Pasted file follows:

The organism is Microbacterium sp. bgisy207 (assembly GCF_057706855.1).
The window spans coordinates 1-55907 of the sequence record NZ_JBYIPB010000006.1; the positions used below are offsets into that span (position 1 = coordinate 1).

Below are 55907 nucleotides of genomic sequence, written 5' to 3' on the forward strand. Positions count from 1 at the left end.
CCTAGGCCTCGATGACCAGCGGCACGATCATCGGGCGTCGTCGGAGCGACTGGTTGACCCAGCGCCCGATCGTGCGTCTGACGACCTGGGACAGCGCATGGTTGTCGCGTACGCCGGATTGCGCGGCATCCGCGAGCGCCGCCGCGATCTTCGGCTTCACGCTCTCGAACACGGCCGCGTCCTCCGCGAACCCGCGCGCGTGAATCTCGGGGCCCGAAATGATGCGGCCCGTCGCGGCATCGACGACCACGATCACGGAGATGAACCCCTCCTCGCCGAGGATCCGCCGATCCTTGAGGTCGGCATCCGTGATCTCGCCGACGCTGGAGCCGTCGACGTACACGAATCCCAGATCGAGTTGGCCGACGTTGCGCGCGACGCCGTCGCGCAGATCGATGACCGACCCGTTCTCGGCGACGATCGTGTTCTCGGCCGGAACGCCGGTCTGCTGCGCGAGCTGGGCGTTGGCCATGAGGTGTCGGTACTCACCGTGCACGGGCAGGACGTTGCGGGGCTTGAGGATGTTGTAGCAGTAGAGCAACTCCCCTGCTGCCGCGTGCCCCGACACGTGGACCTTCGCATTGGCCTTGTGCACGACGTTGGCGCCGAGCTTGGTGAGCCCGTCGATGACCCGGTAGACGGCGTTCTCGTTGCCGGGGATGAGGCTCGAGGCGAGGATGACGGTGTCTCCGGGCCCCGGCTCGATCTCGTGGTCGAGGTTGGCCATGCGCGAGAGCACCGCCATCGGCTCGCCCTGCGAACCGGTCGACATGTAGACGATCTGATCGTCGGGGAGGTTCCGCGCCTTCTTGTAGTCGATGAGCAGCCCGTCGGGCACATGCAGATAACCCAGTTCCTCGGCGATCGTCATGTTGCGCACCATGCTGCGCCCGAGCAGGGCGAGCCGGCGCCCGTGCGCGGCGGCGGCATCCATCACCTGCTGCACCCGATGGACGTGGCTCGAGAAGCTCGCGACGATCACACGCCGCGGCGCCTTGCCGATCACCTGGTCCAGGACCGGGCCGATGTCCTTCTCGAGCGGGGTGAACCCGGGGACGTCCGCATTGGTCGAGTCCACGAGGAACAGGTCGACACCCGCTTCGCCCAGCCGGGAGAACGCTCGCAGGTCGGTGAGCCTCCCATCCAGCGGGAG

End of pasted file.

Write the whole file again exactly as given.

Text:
The organism is Microbacterium sp. bgisy207 (assembly GCF_057706855.1).
The window spans coordinates 1-55907 of the sequence record NZ_JBYIPB010000006.1; the positions used below are offsets into that span (position 1 = coordinate 1).

Below are 55907 nucleotides of genomic sequence, written 5' to 3' on the forward strand. Positions count from 1 at the left end.
CCTAGGCCTCGATGACCAGCGGCACGATCATCGGGCGTCGTCGGAGCGACTGGTTGACCCAGCGCCCGATCGTGCGTCTGACGACCTGGGACAGCGCATGGTTGTCGCGTACGCCGGATTGCGCGGCATCCGCGAGCGCCGCCGCGATCTTCGGCTTCACGCTCTCGAACACGGCCGCGTCCTCCGCGAACCCGCGCGCGTGAATCTCGGGGCCCGAAATGATGCGGCCCGTCGCGGCATCGACGACCACGATCACGGAGATGAACCCCTCCTCGCCGAGGATCCGCCGATCCTTGAGGTCGGCATCCGTGATCTCGCCGACGCTGGAGCCGTCGACGTACACGAATCCCAGATCGAGTTGGCCGACGTTGCGCGCGACGCCGTCGCGCAGATCGATGACCGACCCGTTCTCGGCGACGATCGTGTTCTCGGCCGGAACGCCGGTCTGCTGCGCGAGCTGGGCGTTGGCCATGAGGTGTCGGTACTCACCGTGCACGGGCAGGACGTTGCGGGGCTTGAGGATGTTGTAGCAGTAGAGCAACTCCCCTGCTGCCGCGTGCCCCGACACGTGGACCTTCGCATTGGCCTTGTGCACGACGTTGGCGCCGAGCTTGGTGAGCCCGTCGATGACCCGGTAGACGGCGTTCTCGTTGCCGGGGATGAGGCTCGAGGCGAGGATGACGGTGTCTCCGGGCCCCGGCTCGATCTCGTGGTCGAGGTTGGCCATGCGCGAGAGCACCGCCATCGGCTCGCCCTGCGAACCGGTCGACATGTAGACGATCTGATCGTCGGGGAGGTTCCGCGCCTTCTTGTAGTCGATGAGCAGCCCGTCGGGCACATGCAGATAACCCAGTTCCTCGGCGATCGTCATGTTGCGCACCATGCTGCGCCCGAGCAGGGCGAGCCGGCGCCCGTGCGCGGCGGCGGCATCCATCACCTGCTGCACCCGATGGACGTGGCTCGAGAAGCTCGCGACGATCACACGCCGCGGCGCCTTGCCGATCACCTGGTCCAGGACCGGGCCGATGTCCTTCTCGAGCGGGGTGAACCCGGGGACGTCCGCATTGGTCGAGTCCACGAGGAACAGGTCGACACCCGCTTCGCCCAGCCGGGAGAACGCTCGCAGGTCGGTGAGCCTCCCATCCAGCGGGAG